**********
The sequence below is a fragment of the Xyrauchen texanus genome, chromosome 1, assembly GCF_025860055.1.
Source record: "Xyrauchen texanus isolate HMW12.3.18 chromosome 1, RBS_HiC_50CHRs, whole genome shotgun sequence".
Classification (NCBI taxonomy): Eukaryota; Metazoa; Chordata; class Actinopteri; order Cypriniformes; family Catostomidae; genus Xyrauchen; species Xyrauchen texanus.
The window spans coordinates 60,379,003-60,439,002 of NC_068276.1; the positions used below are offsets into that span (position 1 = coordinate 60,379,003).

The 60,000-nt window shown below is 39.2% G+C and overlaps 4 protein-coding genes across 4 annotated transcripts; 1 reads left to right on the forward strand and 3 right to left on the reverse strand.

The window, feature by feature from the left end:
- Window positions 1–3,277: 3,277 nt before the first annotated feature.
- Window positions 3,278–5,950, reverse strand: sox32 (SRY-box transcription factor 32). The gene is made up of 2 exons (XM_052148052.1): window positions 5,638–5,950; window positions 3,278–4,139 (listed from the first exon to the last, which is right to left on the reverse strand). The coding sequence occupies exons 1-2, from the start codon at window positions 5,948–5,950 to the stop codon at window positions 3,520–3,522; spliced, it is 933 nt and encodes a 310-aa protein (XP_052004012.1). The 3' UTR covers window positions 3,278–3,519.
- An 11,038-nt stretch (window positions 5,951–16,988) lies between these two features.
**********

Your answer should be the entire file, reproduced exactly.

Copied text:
The sequence below is a fragment of the Xyrauchen texanus genome, chromosome 1, assembly GCF_025860055.1.
Source record: "Xyrauchen texanus isolate HMW12.3.18 chromosome 1, RBS_HiC_50CHRs, whole genome shotgun sequence".
Classification (NCBI taxonomy): Eukaryota; Metazoa; Chordata; class Actinopteri; order Cypriniformes; family Catostomidae; genus Xyrauchen; species Xyrauchen texanus.
The window spans coordinates 60,379,003-60,439,002 of NC_068276.1; the positions used below are offsets into that span (position 1 = coordinate 60,379,003).

The 60,000-nt window shown below is 39.2% G+C and overlaps 4 protein-coding genes across 4 annotated transcripts; 1 reads left to right on the forward strand and 3 right to left on the reverse strand.

The window, feature by feature from the left end:
- Window positions 1–3,277: 3,277 nt before the first annotated feature.
- Window positions 3,278–5,950, reverse strand: sox32 (SRY-box transcription factor 32). The gene is made up of 2 exons (XM_052148052.1): window positions 5,638–5,950; window positions 3,278–4,139 (listed from the first exon to the last, which is right to left on the reverse strand). The coding sequence occupies exons 1-2, from the start codon at window positions 5,948–5,950 to the stop codon at window positions 3,520–3,522; spliced, it is 933 nt and encodes a 310-aa protein (XP_052004012.1). The 3' UTR covers window positions 3,278–3,519.
- An 11,038-nt stretch (window positions 5,951–16,988) lies between these two features.